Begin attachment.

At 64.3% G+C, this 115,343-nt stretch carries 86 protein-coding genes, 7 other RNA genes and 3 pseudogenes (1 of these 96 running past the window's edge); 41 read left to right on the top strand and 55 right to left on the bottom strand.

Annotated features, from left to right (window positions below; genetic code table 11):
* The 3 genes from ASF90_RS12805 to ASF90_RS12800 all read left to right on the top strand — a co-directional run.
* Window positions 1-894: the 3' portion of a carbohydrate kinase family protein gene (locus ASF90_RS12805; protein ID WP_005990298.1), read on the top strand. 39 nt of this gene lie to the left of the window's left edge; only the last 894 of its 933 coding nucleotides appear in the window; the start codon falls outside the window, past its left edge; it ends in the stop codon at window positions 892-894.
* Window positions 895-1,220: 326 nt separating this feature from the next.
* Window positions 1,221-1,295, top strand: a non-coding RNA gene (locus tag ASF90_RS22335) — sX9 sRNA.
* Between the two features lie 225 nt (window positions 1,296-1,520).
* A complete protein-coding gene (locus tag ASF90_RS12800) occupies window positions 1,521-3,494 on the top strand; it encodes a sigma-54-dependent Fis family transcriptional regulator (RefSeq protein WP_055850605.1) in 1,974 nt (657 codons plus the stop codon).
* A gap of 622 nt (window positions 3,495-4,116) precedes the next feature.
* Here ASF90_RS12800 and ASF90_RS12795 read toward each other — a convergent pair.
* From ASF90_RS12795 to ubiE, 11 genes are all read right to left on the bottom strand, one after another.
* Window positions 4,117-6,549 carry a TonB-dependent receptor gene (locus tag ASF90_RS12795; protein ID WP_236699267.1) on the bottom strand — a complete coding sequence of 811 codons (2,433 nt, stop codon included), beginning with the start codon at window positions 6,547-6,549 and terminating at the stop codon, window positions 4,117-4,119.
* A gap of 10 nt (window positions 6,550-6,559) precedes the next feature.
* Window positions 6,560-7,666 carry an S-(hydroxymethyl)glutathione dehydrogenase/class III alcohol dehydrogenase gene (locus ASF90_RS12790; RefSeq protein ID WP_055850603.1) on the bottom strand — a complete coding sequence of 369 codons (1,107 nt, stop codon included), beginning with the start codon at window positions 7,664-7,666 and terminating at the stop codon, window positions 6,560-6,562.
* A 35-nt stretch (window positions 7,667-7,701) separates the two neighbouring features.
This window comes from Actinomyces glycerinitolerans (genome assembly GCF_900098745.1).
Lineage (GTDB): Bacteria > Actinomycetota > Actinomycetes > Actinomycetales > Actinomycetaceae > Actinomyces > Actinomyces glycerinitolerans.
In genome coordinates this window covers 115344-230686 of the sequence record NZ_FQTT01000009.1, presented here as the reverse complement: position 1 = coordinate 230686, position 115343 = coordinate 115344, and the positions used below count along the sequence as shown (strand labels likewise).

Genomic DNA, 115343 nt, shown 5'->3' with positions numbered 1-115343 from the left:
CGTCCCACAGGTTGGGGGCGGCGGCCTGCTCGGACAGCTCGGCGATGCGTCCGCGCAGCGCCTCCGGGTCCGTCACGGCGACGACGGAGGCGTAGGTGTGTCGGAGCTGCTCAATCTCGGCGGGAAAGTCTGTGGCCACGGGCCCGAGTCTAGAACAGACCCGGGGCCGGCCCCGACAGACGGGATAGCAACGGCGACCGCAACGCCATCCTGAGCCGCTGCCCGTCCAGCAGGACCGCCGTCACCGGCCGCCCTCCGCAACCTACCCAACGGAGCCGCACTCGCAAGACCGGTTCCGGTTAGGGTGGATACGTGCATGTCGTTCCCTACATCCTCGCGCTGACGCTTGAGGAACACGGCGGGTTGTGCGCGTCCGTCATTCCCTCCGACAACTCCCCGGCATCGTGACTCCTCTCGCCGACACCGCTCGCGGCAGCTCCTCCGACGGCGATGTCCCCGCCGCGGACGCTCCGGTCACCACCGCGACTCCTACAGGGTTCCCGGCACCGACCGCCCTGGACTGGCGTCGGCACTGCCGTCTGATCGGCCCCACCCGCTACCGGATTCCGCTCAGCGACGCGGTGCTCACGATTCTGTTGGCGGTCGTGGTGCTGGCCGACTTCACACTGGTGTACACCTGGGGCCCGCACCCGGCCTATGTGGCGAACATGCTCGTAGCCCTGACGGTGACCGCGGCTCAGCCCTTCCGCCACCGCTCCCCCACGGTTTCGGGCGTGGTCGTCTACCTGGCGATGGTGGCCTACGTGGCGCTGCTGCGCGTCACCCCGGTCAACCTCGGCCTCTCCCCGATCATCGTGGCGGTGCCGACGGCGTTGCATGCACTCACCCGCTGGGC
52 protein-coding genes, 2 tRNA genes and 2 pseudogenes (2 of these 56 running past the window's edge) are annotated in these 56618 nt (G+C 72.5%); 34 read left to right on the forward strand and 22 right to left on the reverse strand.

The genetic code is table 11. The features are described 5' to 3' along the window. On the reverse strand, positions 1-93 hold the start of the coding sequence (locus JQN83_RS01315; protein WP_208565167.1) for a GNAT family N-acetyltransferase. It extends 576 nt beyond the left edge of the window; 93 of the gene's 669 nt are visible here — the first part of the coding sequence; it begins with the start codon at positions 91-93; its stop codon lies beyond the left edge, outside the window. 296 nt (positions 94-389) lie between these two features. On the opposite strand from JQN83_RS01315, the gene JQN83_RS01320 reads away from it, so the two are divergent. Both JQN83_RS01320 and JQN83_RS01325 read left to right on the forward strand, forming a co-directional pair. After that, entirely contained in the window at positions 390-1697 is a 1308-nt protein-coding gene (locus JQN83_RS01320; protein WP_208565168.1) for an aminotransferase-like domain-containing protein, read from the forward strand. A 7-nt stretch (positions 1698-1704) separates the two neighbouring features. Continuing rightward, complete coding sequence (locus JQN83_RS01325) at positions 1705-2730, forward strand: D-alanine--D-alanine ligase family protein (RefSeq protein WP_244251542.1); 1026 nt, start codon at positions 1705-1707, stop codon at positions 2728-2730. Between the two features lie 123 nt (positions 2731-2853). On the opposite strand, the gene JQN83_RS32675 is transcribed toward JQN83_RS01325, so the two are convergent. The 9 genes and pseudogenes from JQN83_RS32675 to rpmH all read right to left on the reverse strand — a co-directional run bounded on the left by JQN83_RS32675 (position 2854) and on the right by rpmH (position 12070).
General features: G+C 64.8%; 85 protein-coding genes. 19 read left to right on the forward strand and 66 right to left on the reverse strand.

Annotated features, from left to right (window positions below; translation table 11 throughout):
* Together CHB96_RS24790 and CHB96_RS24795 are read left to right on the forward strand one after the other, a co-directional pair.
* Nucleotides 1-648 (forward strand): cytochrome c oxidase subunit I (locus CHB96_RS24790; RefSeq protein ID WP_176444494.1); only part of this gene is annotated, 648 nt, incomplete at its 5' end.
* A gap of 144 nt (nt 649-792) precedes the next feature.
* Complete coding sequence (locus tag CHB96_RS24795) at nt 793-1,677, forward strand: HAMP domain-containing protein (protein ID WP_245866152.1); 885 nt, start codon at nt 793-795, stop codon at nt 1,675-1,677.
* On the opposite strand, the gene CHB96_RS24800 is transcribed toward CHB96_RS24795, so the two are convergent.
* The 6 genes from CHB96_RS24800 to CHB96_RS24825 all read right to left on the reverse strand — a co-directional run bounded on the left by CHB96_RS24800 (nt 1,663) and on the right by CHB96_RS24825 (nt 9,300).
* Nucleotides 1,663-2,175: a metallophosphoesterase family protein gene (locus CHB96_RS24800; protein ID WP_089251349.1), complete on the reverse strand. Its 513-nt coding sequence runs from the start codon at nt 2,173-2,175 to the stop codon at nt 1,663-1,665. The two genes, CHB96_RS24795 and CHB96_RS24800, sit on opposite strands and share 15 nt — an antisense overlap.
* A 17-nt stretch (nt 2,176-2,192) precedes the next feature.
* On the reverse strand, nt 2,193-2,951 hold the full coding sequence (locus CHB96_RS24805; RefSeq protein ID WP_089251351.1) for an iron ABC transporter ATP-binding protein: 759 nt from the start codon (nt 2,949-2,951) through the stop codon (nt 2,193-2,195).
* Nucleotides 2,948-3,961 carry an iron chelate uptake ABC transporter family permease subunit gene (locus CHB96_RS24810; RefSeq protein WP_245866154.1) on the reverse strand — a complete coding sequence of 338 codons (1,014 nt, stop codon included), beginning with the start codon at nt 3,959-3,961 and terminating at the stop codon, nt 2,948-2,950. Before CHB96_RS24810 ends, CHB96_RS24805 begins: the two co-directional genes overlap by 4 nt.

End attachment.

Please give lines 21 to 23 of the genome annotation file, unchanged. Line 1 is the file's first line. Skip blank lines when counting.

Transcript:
52 protein-coding genes, 2 tRNA genes and 2 pseudogenes (2 of these 56 running past the window's edge) are annotated in these 56618 nt (G+C 72.5%); 34 read left to right on the forward strand and 22 right to left on the reverse strand.

The genetic code is table 11. The features are described 5' to 3' along the window. On the reverse strand, positions 1-93 hold the start of the coding sequence (locus JQN83_RS01315; protein WP_208565167.1) for a GNAT family N-acetyltransferase. It extends 576 nt beyond the left edge of the window; 93 of the gene's 669 nt are visible here — the first part of the coding sequence; it begins with the start codon at positions 91-93; its stop codon lies beyond the left edge, outside the window. 296 nt (positions 94-389) lie between these two features. On the opposite strand from JQN83_RS01315, the gene JQN83_RS01320 reads away from it, so the two are divergent. Both JQN83_RS01320 and JQN83_RS01325 read left to right on the forward strand, forming a co-directional pair. After that, entirely contained in the window at positions 390-1697 is a 1308-nt protein-coding gene (locus JQN83_RS01320; protein WP_208565168.1) for an aminotransferase-like domain-containing protein, read from the forward strand. A 7-nt stretch (positions 1698-1704) separates the two neighbouring features. Continuing rightward, complete coding sequence (locus JQN83_RS01325) at positions 1705-2730, forward strand: D-alanine--D-alanine ligase family protein (RefSeq protein WP_244251542.1); 1026 nt, start codon at positions 1705-1707, stop codon at positions 2728-2730. Between the two features lie 123 nt (positions 2731-2853). On the opposite strand, the gene JQN83_RS32675 is transcribed toward JQN83_RS01325, so the two are convergent. The 9 genes and pseudogenes from JQN83_RS32675 to rpmH all read right to left on the reverse strand — a co-directional run bounded on the left by JQN83_RS32675 (position 2854) and on the right by rpmH (position 12070).
General features: G+C 64.8%; 85 protein-coding genes. 19 read left to right on the forward strand and 66 right to left on the reverse strand.